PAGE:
Re-engaging nature’s ecosystem engineers
In the gloomy pall of the advancing Anthropocene, it’s nice to hear good news now and again on the environmental front. And such is the case with the release of beaver families back in the wild in the UK.
This is more than simply reintroducing a long lost animal – hunted to extinction in England some four centuries ago – it’s also the acknowledgement of the beaver’s capacity to build dams that officials hope will help with flood control. The beavers’ dam-building stores huge quantities of water and slows peak flows during big floods. In this manner these furry creatures act as ecosystem engineers providing a valued ecosystem service. In doing so, their activity increases the resilience of the social-ecological systems in which they operate, enabling it to better absorb disturbances in the form of floods.
On the other side of the planet, on the outskirts of Australia’s capital city Canberra, a similar experiment is being trialed with the re-introductions of bettongs (also known as rat kangaroos). Bettongs are natural-born diggers, busily burrowing into the earth in pursuit of food. They can dig over 200 holes in a single night, moving some 3 tonnes of soil each year. In the process they improve water infiltration, distribute nutrients and inoculate gum trees with fungi the trees depend upon to grow. They make a significant contribution to the health and resilience of box gum grassy woodlands they inhabit.
The bettongs were wiped out by the exotic feral fox, and they haven’t been seen digging in the woodlands for a hundred years. Those woodlands have long been in steep decline and are now listed as a critically endangered ecosystem. The reintroduction of the bettong can’t happen soon enough. (Fortunately foxes never made it to Tasmania and bettongs can still be found down on the Apple Isle, and it’s from here the bettongs have come.)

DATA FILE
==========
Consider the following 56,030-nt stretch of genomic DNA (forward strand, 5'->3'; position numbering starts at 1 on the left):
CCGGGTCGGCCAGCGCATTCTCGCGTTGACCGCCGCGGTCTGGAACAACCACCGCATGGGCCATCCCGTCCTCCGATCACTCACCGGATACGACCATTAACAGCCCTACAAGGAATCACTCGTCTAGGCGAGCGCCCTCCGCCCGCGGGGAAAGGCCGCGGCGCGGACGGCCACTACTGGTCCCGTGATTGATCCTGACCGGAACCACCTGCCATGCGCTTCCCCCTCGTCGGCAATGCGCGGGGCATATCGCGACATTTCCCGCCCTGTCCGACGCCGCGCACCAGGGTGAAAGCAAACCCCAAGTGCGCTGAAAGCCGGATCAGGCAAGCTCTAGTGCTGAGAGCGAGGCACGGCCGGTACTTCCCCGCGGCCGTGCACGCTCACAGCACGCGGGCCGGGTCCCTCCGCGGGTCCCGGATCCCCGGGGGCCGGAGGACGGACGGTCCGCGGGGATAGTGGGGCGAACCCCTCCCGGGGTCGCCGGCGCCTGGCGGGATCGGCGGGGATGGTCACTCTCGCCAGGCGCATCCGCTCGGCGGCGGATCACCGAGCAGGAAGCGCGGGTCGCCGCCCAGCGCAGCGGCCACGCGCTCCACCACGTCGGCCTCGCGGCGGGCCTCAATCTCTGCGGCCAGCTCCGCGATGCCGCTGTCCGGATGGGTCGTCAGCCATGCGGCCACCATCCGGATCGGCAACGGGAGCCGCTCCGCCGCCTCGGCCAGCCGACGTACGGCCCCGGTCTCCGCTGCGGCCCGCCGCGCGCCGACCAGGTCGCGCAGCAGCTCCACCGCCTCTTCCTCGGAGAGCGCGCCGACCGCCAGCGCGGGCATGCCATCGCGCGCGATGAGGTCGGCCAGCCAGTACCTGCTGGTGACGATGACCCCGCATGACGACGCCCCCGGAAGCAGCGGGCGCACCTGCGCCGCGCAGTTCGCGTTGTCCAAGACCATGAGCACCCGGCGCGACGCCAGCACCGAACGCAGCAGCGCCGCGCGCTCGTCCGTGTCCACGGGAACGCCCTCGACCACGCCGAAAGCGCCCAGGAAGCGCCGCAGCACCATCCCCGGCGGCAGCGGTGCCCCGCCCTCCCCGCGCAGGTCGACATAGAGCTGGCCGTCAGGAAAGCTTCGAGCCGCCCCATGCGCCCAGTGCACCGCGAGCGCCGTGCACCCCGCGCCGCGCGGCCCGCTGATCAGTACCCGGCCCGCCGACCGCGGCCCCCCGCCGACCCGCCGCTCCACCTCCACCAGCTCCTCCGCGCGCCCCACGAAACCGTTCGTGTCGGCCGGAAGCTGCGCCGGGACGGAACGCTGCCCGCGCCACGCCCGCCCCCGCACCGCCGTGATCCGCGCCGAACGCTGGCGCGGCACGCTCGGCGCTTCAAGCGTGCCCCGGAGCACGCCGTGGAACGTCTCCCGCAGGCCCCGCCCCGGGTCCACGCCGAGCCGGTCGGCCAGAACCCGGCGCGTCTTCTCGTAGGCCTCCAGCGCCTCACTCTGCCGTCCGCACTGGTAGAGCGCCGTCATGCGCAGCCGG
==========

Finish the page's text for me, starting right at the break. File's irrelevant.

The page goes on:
Beavers and bettongs are keystone species. Removing or re-introducing them has ramifying effects in the ecosystem, significantly changing both structure and function, akin to the cascading effects of removing top predators.
But don’t count your chickens until they’ve hatched. It’s great seeing these once widespread native animals being brought back into the system to again provide some important ecosystem services. But landscapes aren’t mechanical constructs in which the beaver cog or the bettong cog can simply be put back in when we’ve realized these cogs do important things. Landscapes are complex adaptive systems, and when these ecosystem engineers dropped out (being hunted or preyed upon until they disappeared), the system left behind reorganizes around their absence. A century later (four in the case of the beaver) and the system is now quite different to the one they formerly occupied.
In complex systems (like landscapes) the recovery path of a disturbed ecosystem often isn’t just the reverse of the decline. It usually comes back via a different path and the system may not be the exact same system. Beavers and the dams they produce are unlikely to produce the same landscape as the landscape of four centuries ago. And bettongs are unlikely to restore the full function of woodlands from a hundred years ago.
Both the beaver and the bettong are being reintroduced in fenced off areas so they can be protected and contained, and beyond the fence lies a hostile world. In the case of the bettongs, the threat that removed them from the landscape – the fox – is still present. Until these exotic predators are somehow managed, a bettong-led recovery is highly unlikely.
Yes, we hope for the re-establishment of these ecosystem engineers across the broader landscape. But our optimism about these developments needs to be tempered by the realities of working with complex systems.